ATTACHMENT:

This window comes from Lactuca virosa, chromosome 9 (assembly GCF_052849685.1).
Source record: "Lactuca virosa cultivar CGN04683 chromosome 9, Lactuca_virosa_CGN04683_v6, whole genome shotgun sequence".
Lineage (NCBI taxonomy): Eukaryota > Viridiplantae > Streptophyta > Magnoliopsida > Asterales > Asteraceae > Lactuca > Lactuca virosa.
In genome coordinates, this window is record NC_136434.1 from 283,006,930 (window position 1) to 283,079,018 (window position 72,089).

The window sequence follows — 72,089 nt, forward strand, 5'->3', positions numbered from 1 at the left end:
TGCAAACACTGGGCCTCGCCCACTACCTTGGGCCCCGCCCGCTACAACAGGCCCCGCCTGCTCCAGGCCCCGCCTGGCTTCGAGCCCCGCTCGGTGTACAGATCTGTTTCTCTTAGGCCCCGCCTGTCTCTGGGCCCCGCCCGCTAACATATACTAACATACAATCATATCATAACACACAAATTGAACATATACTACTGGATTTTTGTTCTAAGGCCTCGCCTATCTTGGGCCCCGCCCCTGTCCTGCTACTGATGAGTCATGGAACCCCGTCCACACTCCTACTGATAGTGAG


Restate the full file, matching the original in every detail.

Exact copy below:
This window comes from Lactuca virosa, chromosome 9 (assembly GCF_052849685.1).
Source record: "Lactuca virosa cultivar CGN04683 chromosome 9, Lactuca_virosa_CGN04683_v6, whole genome shotgun sequence".
Lineage (NCBI taxonomy): Eukaryota > Viridiplantae > Streptophyta > Magnoliopsida > Asterales > Asteraceae > Lactuca > Lactuca virosa.
In genome coordinates, this window is record NC_136434.1 from 283,006,930 (window position 1) to 283,079,018 (window position 72,089).

The window sequence follows — 72,089 nt, forward strand, 5'->3', positions numbered from 1 at the left end:
TGCAAACACTGGGCCTCGCCCACTACCTTGGGCCCCGCCCGCTACAACAGGCCCCGCCTGCTCCAGGCCCCGCCTGGCTTCGAGCCCCGCTCGGTGTACAGATCTGTTTCTCTTAGGCCCCGCCTGTCTCTGGGCCCCGCCCGCTAACATATACTAACATACAATCATATCATAACACACAAATTGAACATATACTACTGGATTTTTGTTCTAAGGCCTCGCCTATCTTGGGCCCCGCCCCTGTCCTGCTACTGATGAGTCATGGAACCCCGTCCACACTCCTACTGATAGTGAG